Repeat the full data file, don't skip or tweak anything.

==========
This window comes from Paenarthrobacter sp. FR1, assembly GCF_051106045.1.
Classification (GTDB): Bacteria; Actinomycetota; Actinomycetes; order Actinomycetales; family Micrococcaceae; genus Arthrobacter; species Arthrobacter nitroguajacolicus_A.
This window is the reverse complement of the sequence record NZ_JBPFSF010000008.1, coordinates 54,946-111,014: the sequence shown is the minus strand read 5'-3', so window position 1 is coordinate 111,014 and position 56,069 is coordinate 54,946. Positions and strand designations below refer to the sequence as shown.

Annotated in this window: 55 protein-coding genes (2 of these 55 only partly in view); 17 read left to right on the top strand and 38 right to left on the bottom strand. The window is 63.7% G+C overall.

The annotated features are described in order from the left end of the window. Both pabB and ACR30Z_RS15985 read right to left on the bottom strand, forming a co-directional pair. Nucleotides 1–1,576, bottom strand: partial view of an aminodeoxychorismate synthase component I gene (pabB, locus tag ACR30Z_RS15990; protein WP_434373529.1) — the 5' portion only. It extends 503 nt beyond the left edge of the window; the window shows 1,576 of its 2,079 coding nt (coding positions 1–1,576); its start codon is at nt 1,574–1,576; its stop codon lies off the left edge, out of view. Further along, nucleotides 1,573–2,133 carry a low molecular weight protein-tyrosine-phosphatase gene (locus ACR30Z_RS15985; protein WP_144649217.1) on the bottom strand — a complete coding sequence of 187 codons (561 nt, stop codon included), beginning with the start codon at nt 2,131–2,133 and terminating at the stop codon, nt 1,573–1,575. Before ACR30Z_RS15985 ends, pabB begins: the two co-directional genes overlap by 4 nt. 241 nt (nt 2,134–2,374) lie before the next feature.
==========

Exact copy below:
This window comes from Paenarthrobacter sp. FR1, assembly GCF_051106045.1.
Classification (GTDB): Bacteria; Actinomycetota; Actinomycetes; order Actinomycetales; family Micrococcaceae; genus Arthrobacter; species Arthrobacter nitroguajacolicus_A.
This window is the reverse complement of the sequence record NZ_JBPFSF010000008.1, coordinates 54,946-111,014: the sequence shown is the minus strand read 5'-3', so window position 1 is coordinate 111,014 and position 56,069 is coordinate 54,946. Positions and strand designations below refer to the sequence as shown.

Annotated in this window: 55 protein-coding genes (2 of these 55 only partly in view); 17 read left to right on the top strand and 38 right to left on the bottom strand. The window is 63.7% G+C overall.

The annotated features are described in order from the left end of the window. Both pabB and ACR30Z_RS15985 read right to left on the bottom strand, forming a co-directional pair. Nucleotides 1–1,576, bottom strand: partial view of an aminodeoxychorismate synthase component I gene (pabB, locus tag ACR30Z_RS15990; protein WP_434373529.1) — the 5' portion only. It extends 503 nt beyond the left edge of the window; the window shows 1,576 of its 2,079 coding nt (coding positions 1–1,576); its start codon is at nt 1,574–1,576; its stop codon lies off the left edge, out of view. Further along, nucleotides 1,573–2,133 carry a low molecular weight protein-tyrosine-phosphatase gene (locus ACR30Z_RS15985; protein WP_144649217.1) on the bottom strand — a complete coding sequence of 187 codons (561 nt, stop codon included), beginning with the start codon at nt 2,131–2,133 and terminating at the stop codon, nt 1,573–1,575. Before ACR30Z_RS15985 ends, pabB begins: the two co-directional genes overlap by 4 nt. 241 nt (nt 2,134–2,374) lie before the next feature.